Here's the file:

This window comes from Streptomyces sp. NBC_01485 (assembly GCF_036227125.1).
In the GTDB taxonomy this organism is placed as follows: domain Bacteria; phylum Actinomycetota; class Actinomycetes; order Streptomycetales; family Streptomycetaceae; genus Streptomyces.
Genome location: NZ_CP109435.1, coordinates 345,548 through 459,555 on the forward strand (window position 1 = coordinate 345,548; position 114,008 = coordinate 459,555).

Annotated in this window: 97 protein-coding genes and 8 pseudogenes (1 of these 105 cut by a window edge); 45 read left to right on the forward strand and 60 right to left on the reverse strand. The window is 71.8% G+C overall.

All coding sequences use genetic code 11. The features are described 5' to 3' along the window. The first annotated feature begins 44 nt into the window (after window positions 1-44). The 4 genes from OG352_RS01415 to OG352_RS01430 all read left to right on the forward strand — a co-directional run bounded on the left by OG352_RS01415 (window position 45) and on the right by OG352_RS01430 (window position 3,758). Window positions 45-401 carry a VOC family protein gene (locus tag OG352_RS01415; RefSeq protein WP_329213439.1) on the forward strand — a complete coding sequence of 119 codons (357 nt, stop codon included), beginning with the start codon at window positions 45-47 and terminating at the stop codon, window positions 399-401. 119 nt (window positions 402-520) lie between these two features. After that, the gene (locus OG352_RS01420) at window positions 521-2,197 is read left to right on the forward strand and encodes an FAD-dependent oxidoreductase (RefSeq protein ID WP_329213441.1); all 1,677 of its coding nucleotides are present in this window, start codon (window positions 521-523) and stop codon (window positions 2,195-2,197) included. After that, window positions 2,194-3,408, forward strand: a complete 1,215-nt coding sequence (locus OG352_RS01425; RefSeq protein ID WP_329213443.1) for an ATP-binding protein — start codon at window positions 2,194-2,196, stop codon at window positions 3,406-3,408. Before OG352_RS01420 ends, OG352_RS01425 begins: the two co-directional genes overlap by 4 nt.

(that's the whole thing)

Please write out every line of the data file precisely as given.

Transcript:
This window comes from Streptomyces sp. NBC_01485 (assembly GCF_036227125.1).
In the GTDB taxonomy this organism is placed as follows: domain Bacteria; phylum Actinomycetota; class Actinomycetes; order Streptomycetales; family Streptomycetaceae; genus Streptomyces.
Genome location: NZ_CP109435.1, coordinates 345,548 through 459,555 on the forward strand (window position 1 = coordinate 345,548; position 114,008 = coordinate 459,555).

Annotated in this window: 97 protein-coding genes and 8 pseudogenes (1 of these 105 cut by a window edge); 45 read left to right on the forward strand and 60 right to left on the reverse strand. The window is 71.8% G+C overall.

All coding sequences use genetic code 11. The features are described 5' to 3' along the window. The first annotated feature begins 44 nt into the window (after window positions 1-44). The 4 genes from OG352_RS01415 to OG352_RS01430 all read left to right on the forward strand — a co-directional run bounded on the left by OG352_RS01415 (window position 45) and on the right by OG352_RS01430 (window position 3,758). Window positions 45-401 carry a VOC family protein gene (locus tag OG352_RS01415; RefSeq protein WP_329213439.1) on the forward strand — a complete coding sequence of 119 codons (357 nt, stop codon included), beginning with the start codon at window positions 45-47 and terminating at the stop codon, window positions 399-401. 119 nt (window positions 402-520) lie between these two features. After that, the gene (locus OG352_RS01420) at window positions 521-2,197 is read left to right on the forward strand and encodes an FAD-dependent oxidoreductase (RefSeq protein ID WP_329213441.1); all 1,677 of its coding nucleotides are present in this window, start codon (window positions 521-523) and stop codon (window positions 2,195-2,197) included. After that, window positions 2,194-3,408, forward strand: a complete 1,215-nt coding sequence (locus OG352_RS01425; RefSeq protein ID WP_329213443.1) for an ATP-binding protein — start codon at window positions 2,194-2,196, stop codon at window positions 3,406-3,408. Before OG352_RS01420 ends, OG352_RS01425 begins: the two co-directional genes overlap by 4 nt.